The history of Coleridge's treatment of the poem, adding Argument, Gloss, and Epigraph, suggests that he increasingly found himself in the position of the Wedding Guest in relation to the Mariner's tale; that he too, in Modiano's words, was obliged "to make sense of chance and irrationality in terms of accepted myths in order to maintain control over an experience that borders on madness" (Modiano). The experience makes the moral framework inadequate, then; but the experience cannot be wholly the product of chance and irrationality either, or it would lack its inherent power to disturb us. Even madness has its rationale, although one that subverts the accepted categories of response to the world. Perhaps the Mariner's narrative borders on madness in this respect: that the experience shows what subversion of the human state is possible at the limits of sanity. Such a fate is potentially open to all of us, hence the compound of fascination and disturbance which is aroused in readers of the poem.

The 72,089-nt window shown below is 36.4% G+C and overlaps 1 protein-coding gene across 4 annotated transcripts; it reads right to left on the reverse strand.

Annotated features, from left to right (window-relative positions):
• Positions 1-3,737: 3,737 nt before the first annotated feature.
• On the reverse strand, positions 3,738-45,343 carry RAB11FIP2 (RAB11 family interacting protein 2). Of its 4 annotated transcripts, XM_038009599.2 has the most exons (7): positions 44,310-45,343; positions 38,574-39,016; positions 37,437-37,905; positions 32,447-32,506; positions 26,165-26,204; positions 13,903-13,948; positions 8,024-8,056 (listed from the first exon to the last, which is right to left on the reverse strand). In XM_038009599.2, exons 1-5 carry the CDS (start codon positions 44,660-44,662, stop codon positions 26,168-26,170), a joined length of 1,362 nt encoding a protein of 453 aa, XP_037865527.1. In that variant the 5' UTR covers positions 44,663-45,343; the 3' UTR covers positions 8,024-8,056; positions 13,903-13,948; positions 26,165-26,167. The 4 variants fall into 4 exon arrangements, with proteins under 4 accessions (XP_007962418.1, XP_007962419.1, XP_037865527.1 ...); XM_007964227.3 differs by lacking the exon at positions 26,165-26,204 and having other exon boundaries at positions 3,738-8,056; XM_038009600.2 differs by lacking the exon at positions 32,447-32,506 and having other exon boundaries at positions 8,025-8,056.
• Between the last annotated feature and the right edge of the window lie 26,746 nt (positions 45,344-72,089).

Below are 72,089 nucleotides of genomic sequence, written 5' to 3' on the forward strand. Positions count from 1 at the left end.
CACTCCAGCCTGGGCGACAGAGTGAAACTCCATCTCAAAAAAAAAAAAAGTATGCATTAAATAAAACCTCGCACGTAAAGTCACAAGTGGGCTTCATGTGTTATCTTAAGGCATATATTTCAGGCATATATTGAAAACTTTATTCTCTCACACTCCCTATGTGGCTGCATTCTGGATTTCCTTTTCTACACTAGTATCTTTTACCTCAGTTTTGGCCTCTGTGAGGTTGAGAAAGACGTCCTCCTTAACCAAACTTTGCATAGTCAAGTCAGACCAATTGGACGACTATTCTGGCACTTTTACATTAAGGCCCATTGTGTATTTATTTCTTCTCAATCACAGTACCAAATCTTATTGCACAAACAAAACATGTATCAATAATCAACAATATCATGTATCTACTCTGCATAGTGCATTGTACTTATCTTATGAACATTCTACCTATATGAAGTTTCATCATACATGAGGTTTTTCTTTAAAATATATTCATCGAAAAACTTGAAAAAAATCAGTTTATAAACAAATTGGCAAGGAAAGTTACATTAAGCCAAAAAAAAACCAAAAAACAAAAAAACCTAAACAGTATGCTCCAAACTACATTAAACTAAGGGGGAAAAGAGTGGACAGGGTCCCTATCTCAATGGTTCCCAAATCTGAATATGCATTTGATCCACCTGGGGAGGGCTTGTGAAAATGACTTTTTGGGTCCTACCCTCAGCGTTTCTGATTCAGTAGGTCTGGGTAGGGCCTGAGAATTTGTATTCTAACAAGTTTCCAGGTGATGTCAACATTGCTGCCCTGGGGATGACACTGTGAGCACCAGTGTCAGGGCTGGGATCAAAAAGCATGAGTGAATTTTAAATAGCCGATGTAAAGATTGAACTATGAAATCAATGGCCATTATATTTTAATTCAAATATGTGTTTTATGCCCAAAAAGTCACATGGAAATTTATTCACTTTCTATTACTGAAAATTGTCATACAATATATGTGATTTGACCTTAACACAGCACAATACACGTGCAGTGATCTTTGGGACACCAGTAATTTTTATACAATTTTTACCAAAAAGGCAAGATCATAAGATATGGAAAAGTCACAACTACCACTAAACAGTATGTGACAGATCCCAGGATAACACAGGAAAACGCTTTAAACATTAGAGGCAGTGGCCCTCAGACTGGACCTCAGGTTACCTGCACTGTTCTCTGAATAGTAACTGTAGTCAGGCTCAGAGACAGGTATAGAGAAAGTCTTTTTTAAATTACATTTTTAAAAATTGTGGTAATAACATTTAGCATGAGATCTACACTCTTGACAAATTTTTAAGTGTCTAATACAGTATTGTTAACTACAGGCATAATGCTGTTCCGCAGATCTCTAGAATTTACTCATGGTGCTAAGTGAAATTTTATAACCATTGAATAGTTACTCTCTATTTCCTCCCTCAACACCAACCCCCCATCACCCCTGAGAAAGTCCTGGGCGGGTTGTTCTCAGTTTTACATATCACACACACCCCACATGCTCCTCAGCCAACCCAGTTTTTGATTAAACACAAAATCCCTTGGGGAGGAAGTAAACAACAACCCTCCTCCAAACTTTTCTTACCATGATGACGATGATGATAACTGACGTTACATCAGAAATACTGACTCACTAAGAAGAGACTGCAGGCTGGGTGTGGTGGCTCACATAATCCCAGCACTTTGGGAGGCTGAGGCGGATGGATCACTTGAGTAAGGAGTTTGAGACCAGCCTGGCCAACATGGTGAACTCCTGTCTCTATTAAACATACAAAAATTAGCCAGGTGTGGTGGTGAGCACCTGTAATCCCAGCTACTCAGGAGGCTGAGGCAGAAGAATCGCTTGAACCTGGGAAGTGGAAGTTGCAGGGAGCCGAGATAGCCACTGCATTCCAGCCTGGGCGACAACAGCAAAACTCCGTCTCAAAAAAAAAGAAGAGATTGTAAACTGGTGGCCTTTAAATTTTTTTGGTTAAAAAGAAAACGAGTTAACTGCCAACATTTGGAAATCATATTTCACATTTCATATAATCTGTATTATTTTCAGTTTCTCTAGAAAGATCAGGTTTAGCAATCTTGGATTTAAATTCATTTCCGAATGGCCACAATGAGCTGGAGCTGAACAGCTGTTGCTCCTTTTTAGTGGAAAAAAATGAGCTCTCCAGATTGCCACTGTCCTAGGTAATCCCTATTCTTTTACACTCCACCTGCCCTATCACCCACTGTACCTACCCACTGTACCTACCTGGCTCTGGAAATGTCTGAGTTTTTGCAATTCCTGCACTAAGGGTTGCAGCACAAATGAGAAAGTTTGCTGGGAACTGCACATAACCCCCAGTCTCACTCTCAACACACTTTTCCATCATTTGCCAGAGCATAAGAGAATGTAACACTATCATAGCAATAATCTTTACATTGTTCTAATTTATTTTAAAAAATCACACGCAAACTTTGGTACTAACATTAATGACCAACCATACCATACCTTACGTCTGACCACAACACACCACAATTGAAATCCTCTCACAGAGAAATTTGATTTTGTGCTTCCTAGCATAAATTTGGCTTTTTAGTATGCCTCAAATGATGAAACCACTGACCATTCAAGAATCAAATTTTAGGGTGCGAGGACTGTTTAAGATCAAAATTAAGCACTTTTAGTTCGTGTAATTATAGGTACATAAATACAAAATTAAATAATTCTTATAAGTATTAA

That fate has a cause. While it is not explicable by means of the overt moral terms available in the poem, those terms offer a clue to the hidden rationale of the poem. The nature of the Mariner's subversion, the motives behind it, and something of Coleridge's motives for writing the poem can all be glimpsed behind the manifest content of the poem's moral structure. Here a deeper ambivalence involving the conjunction of guilt and death comes into view. Knowledge about Coleridge's life and modern psychiatric studies of trauma are both helpful in illuminating these two aspects of the poem.